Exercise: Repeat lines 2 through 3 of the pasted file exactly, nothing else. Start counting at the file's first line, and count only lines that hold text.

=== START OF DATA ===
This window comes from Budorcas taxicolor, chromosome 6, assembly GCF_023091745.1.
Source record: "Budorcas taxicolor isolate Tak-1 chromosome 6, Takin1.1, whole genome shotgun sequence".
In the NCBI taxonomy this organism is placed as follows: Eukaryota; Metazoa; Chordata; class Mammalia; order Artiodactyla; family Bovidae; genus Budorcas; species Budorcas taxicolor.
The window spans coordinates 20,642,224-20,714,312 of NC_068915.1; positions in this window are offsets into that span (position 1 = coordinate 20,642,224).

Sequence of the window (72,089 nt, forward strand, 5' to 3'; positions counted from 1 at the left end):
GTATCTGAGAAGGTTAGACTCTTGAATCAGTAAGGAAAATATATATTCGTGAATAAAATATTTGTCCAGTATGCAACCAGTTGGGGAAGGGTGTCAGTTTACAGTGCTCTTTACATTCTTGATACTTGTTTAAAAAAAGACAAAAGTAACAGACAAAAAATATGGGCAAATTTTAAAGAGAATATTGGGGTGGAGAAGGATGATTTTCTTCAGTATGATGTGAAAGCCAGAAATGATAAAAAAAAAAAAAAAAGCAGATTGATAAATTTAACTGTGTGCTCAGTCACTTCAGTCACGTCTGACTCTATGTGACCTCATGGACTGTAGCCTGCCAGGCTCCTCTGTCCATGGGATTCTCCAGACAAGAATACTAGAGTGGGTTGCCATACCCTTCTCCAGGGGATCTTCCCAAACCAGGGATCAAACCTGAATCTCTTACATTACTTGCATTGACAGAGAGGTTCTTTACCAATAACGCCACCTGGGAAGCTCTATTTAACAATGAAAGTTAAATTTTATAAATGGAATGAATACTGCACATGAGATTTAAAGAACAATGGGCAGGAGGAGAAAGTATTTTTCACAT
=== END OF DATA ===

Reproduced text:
Source record: "Budorcas taxicolor isolate Tak-1 chromosome 6, Takin1.1, whole genome shotgun sequence".
In the NCBI taxonomy this organism is placed as follows: Eukaryota; Metazoa; Chordata; class Mammalia; order Artiodactyla; family Bovidae; genus Budorcas; species Budorcas taxicolor.